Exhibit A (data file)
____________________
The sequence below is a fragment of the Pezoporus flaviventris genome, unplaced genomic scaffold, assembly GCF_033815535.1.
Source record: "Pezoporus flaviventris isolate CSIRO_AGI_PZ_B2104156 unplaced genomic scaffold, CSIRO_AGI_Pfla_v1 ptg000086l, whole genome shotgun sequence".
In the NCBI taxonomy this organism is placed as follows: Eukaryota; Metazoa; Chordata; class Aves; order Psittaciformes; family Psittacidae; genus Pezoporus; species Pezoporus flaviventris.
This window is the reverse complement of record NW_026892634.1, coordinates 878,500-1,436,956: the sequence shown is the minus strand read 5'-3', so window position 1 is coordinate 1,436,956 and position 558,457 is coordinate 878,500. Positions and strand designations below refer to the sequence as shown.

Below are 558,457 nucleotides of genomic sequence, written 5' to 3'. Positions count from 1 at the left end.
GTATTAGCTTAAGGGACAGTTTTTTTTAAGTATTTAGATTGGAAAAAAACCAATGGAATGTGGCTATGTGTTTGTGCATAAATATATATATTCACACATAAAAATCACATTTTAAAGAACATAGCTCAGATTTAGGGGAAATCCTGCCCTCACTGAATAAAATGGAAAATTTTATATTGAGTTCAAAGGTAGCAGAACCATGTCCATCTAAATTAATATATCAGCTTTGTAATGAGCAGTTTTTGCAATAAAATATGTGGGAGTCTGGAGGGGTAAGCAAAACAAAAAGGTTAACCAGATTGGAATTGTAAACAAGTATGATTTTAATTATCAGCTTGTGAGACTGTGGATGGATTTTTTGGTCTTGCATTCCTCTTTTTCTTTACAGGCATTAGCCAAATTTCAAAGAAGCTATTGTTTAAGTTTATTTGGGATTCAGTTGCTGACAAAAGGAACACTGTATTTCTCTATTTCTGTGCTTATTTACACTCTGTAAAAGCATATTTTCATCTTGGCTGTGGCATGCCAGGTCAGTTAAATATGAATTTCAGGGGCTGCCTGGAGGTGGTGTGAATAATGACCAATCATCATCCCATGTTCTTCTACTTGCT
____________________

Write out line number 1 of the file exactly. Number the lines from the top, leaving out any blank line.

The sequence below is a fragment of the Pezoporus flaviventris genome, unplaced genomic scaffold, assembly GCF_033815535.1.